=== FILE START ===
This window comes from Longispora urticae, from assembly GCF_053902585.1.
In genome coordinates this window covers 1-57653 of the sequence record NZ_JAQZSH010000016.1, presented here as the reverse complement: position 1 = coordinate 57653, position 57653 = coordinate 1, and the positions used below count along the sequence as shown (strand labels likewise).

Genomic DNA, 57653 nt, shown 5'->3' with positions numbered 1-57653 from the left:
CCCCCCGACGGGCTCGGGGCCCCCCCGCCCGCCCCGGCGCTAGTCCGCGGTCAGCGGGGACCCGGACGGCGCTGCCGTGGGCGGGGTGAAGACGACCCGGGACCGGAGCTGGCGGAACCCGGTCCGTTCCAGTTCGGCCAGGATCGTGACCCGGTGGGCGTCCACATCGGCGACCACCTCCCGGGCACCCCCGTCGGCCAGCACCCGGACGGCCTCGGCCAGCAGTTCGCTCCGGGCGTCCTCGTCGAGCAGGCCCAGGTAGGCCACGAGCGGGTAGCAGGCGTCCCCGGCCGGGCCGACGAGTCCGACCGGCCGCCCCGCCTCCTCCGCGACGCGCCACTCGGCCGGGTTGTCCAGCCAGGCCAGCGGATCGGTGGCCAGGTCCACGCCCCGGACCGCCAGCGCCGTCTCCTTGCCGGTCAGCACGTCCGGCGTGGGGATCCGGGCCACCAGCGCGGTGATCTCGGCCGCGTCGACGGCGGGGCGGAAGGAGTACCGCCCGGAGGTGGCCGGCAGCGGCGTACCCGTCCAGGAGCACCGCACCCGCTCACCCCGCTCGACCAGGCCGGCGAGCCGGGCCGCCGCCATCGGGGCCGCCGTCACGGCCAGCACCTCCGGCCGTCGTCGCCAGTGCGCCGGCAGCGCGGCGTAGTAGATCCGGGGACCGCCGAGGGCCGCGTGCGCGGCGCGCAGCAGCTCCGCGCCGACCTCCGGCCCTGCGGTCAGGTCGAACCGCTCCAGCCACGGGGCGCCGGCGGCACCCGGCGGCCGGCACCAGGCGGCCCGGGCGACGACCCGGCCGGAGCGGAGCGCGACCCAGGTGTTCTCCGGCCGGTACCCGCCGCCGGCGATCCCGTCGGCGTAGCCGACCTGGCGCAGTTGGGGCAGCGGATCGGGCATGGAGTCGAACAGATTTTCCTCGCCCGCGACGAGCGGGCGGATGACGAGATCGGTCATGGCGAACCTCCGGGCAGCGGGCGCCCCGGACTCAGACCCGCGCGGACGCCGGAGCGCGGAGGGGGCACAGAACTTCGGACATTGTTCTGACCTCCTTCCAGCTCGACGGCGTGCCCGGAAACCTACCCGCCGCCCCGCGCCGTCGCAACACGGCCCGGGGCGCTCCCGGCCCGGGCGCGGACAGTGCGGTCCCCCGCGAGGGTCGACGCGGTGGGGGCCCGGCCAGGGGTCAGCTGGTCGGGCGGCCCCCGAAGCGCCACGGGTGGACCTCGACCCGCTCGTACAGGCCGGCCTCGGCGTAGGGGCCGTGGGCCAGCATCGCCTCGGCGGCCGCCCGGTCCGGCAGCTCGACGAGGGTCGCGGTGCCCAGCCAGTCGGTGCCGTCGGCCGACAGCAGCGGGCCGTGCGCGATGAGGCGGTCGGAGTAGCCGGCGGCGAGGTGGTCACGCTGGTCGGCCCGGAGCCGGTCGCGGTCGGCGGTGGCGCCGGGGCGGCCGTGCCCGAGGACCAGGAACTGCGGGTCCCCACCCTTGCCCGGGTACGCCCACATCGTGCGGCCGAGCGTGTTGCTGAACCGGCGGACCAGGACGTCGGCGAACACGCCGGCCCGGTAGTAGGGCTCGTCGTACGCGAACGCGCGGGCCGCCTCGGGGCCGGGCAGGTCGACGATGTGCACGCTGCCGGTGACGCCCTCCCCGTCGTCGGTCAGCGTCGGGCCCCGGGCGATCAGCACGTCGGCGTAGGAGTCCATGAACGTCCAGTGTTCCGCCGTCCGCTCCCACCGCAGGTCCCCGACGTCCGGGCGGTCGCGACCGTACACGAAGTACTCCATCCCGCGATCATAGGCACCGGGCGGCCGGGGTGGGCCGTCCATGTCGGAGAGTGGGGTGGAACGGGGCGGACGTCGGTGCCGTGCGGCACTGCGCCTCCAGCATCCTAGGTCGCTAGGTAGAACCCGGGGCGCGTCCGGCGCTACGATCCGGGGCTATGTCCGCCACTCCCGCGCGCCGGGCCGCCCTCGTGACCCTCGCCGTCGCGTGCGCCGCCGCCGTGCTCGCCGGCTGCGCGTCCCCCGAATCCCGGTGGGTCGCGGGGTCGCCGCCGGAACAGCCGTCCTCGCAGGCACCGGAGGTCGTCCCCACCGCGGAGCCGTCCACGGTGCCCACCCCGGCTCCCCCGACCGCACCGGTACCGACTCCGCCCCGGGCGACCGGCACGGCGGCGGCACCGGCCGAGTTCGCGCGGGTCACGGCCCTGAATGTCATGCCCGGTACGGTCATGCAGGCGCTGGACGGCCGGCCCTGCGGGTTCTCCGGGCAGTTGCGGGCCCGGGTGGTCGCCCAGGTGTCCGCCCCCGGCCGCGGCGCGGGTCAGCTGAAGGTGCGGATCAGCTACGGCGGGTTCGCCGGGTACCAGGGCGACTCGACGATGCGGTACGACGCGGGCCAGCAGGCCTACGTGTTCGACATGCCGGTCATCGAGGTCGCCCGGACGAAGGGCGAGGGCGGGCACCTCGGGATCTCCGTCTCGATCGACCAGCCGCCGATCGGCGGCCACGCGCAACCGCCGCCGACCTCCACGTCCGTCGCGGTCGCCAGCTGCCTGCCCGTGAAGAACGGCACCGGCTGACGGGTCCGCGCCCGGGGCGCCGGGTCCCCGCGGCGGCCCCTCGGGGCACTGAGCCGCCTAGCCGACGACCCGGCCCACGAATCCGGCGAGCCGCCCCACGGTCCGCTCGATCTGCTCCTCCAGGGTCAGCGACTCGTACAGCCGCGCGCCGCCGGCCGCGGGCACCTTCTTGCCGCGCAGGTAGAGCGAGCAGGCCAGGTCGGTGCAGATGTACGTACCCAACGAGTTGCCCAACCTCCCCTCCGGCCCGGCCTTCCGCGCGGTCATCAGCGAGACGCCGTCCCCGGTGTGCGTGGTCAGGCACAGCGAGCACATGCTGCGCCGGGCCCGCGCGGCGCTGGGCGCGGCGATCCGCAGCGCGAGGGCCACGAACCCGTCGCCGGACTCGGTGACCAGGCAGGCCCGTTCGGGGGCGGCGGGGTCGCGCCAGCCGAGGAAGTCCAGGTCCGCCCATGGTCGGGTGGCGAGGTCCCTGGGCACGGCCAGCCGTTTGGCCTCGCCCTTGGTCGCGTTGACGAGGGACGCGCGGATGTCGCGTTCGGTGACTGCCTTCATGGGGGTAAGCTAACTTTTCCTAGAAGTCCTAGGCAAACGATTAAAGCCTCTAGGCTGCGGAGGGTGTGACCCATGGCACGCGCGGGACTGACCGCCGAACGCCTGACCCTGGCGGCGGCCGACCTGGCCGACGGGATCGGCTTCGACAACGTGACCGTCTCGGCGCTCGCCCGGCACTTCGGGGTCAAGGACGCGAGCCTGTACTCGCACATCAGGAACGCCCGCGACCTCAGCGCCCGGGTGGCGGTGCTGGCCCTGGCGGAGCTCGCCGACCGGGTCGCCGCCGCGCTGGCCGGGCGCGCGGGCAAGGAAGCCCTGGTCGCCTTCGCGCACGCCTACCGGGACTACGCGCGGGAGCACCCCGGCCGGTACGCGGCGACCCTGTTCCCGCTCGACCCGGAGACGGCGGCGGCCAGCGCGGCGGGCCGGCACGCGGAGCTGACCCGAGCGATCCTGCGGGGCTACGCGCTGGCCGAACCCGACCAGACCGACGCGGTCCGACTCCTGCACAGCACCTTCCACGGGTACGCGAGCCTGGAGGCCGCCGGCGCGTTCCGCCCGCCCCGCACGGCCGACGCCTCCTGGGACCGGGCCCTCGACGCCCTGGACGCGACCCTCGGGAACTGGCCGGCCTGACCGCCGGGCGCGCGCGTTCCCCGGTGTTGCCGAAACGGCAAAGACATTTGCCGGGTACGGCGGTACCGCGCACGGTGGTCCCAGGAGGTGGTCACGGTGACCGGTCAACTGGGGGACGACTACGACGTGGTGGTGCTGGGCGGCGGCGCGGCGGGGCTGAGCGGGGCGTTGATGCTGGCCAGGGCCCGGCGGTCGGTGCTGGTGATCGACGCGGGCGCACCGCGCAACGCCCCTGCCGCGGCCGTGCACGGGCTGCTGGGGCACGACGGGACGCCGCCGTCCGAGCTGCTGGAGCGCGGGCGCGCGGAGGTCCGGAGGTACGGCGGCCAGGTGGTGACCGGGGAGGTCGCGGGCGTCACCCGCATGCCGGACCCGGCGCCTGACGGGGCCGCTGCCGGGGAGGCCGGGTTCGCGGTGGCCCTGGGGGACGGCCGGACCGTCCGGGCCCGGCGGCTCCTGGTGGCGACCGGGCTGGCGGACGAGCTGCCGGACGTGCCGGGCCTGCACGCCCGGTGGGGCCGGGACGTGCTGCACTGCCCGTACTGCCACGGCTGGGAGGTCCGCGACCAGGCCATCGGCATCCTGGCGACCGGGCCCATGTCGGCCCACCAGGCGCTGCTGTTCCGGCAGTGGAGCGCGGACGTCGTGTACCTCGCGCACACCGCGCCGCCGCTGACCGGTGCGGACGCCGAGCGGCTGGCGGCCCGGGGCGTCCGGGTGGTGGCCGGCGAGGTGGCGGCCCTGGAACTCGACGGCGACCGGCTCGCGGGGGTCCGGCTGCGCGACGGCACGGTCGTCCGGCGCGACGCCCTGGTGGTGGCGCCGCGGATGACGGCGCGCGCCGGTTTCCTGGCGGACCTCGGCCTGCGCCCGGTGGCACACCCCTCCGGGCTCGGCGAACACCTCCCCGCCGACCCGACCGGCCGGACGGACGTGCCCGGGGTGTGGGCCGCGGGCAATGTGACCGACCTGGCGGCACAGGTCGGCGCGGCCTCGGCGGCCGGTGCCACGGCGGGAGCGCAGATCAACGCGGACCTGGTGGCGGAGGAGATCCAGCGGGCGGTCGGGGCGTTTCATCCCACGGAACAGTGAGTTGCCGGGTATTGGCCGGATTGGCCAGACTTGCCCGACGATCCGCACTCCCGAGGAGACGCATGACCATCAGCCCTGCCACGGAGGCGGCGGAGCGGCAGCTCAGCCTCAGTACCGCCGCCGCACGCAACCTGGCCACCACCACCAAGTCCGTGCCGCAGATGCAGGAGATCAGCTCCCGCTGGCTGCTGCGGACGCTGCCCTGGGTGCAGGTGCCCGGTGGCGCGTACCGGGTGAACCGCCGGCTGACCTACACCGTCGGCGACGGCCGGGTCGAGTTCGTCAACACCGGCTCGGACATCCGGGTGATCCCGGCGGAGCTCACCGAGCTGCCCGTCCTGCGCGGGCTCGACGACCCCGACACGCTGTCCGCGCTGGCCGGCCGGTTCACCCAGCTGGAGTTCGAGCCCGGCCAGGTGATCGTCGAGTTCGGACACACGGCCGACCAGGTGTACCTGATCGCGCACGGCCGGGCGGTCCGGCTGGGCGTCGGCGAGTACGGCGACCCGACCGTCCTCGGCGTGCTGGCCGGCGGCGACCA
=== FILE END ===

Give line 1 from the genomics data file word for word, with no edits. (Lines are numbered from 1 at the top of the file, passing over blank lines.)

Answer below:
This window comes from Longispora urticae, from assembly GCF_053902585.1.